The names behind the big names matter, but it’s the musicians themselves these individualized typefaces are meant to immediately evoke. Consider just how well most all of these examples do just that—representing each artist’s music, period, and image with the perfect font and graphic arrangement, each one a unique logo. Somewhat like the music it represents, Ray’s gallery is, itself, a collective tour-de-force performance of visual jazz.

Visit Ray’s gallery here.

via Kottke

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Josh Jones is a writer and musician based in Durham, NC. Follow him at @jdmagness

Good Movies as Old Books: 100 Films Reimagined as Vintage Book Covers

At one time paperback books were thought of as trash, a term that described their perceived artistic and cultural level, production value, and utter disposability. This changed in the mid-20th century, when certain paperback publishers (Doubleday Anchor, for example, who hired Edward Gorey to design their covers in the 1950s) made a push for respectability. It worked so well that the signature aesthetics they developed still, nearly a lifetime later, pique our interest more readily than those of any other era.

Even today, graphic designers put in the time and effort to master the art of the midcentury paperback cover and transpose it into other cultural realms, as Matt Stevens does in his “Good Movies as Old Books” series. In this “ongoing personal project,” Stevens writes, “I envision some of my favorite films as vintage books. Not a best of list, just movies I love.”

These movies, for the most part, date from more recent times than the mid-20th century. Some, like Jordan Peele’s Us, the Safdie brothers’ Uncut Gems, and Bong Joon-ho’s Parasite, came out just last year. The oldest pictures among them, such as Alfred Hitchcock’s The Birds, date from the early 1960s, when this type of graphic design had reached the peak of its popularity.

Suitably, Stevens also gives the retro treatment to a few already stylized period pieces like Steven Spielberg’s Raiders of the Lost Ark, Joe Johnston’s The Rocketeer, and Andrew Niccol’s Gattaca, a sci-fi vision of the future itself imbued with the aesthetics of the 1940s. Each and every one of Stevens’ beloved-movies-turned-old-books looks convincing as a work of graphic design from roughly the decade and a half after the Second World War, and some even include realistic creases and price tags. This makes us reflect on the connections certain of these films have to literature, most obviously those, like David Fincher’s Fight Club and Stephen Frears’ High Fidelity, adapted from novels in the first place.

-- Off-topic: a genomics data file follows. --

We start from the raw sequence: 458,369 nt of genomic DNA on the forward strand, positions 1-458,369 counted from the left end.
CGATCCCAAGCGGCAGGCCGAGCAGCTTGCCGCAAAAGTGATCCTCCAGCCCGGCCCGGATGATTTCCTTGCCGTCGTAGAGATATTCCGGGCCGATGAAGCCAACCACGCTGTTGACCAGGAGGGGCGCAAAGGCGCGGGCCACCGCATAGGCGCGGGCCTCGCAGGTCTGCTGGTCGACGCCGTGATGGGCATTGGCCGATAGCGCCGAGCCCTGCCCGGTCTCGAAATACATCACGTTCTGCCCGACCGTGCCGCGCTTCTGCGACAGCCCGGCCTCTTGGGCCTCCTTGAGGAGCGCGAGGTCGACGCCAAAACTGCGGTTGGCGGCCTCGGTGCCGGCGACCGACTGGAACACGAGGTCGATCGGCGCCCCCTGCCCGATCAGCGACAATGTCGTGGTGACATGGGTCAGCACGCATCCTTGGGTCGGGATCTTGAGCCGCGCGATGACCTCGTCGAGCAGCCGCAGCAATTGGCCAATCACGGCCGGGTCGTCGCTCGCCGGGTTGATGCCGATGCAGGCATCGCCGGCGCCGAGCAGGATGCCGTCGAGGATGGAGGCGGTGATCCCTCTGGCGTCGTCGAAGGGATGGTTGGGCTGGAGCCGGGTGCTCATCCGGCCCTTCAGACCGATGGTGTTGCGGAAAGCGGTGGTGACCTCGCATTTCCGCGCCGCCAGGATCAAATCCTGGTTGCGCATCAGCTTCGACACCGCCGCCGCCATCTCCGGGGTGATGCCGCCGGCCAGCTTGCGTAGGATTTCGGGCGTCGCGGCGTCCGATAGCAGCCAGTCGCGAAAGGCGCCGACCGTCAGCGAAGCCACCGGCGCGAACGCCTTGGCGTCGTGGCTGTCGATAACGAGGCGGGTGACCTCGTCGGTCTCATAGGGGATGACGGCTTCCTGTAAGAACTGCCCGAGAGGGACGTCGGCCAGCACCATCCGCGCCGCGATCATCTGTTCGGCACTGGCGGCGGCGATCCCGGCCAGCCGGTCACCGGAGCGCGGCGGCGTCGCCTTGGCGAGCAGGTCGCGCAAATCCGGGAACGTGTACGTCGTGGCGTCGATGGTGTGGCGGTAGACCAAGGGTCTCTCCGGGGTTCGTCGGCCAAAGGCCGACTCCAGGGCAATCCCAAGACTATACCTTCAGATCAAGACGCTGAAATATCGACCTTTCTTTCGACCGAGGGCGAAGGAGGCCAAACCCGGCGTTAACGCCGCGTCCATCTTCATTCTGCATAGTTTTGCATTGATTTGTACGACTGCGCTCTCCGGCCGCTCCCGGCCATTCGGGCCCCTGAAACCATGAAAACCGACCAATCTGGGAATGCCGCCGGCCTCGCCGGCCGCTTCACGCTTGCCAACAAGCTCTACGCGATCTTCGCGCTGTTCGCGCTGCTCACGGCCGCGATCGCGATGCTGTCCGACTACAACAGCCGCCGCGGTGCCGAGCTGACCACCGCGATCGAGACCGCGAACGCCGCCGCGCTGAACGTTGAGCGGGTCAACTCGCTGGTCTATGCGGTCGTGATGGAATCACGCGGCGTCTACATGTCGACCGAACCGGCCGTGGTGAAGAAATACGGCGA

More subtle are Rian Johnson’s recent Knives Out, a thoroughgoing tribute to (if not an adaptation of) the work of Agatha Christie; Ridley Scott’s Blade Runner, which hybridizes a Philip K. Dick novella with pulp detective noir; and Wes Anderson’s Rushmore, a statement of its director’s intent to revive the look and feel of the early 1960s (its books and otherwise) for his own cinematic purposes. Stevens has made these imagined covers available for purchase as prints, but some retro design-inclined, bibliophilic film fans may prefer to own them in 21st-century book form. See all of his adaptations in web format here.

via Colossal

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Based in Seoul, Colin Marshall writes and broadcasts on cities, language, and culture. His projects include the book The Stateless City: a Walk through 21st-Century Los Angeles and the video series The City in Cinema. Follow him on Twitter at @colinmarshall, on Facebook, or on Instagram.

The Joy of Watching Old, Damaged Things Get Restored: Why the World is Captivated by Restoration Videos

The internet has given us a few new ways to watch things, but many more new things to watch. It’s not just that we now tune in to our favorite shows online rather than on television, but that our “favorite shows” have assumed forms we couldn’t have imagined before. Thirty years ago, if you’d gone to a TV network and pitched a program consisting of nothing but the process of antique restoration — no music, no narration, no story, and certainly no stars — you’d have been told nobody wanted to watch that. In 2020, we know the truth: not only do people want to watch that, but quite a lot of people want to watch that, as evidenced by the enormous view counts of Youtube restoration videos.

At Vice, Mike Dozier profiles the Swiss Youtube restoration channel My Mechanics. Its “videos don’t just appeal to people interested in antique restoration, which they surely do, but many viewers watch because they find the process relaxing.”

Some come for the techniques and stay for the “hypnotic quality — the sounds of clinking metal, the grinding of sandpaper and the whirring of a lathe populate each video. And watching something, like a rusty old coffee grinder, come back to life, shiny and looking brand-new, is uniquely satisfying.” This verges on the newly carved-out territory of “autonomous sensory meridian response,” or ASMR, a genre of video engineered specifically to deliver psychologically pleasing sounds.

In Korea, where I live, ASMR has attained disproportionately massive popularity — though not quite the popularity of mukbang, the style of long-form eating-on-camera video that has gone international in recent years. One theory of the appeal of mukbang holds that it offers vicarious satisfaction to viewers who are dieting, broke, or otherwise unable to consume enormous meals themselves. That may also be true, to a degree, of restoration videos. To bring a 19th-century screwdriver, say, or a World War II military watch back to like-new condition requires not just the right equipment but formidable amounts of knowledge and dexterity as well. Clicking on a Youtube video asks of us much less in the way of time and dedication. And yet, among the billions of views restoration videos have racked up, there are surely fans who have acted on the inspiration and built old-school skills of their own.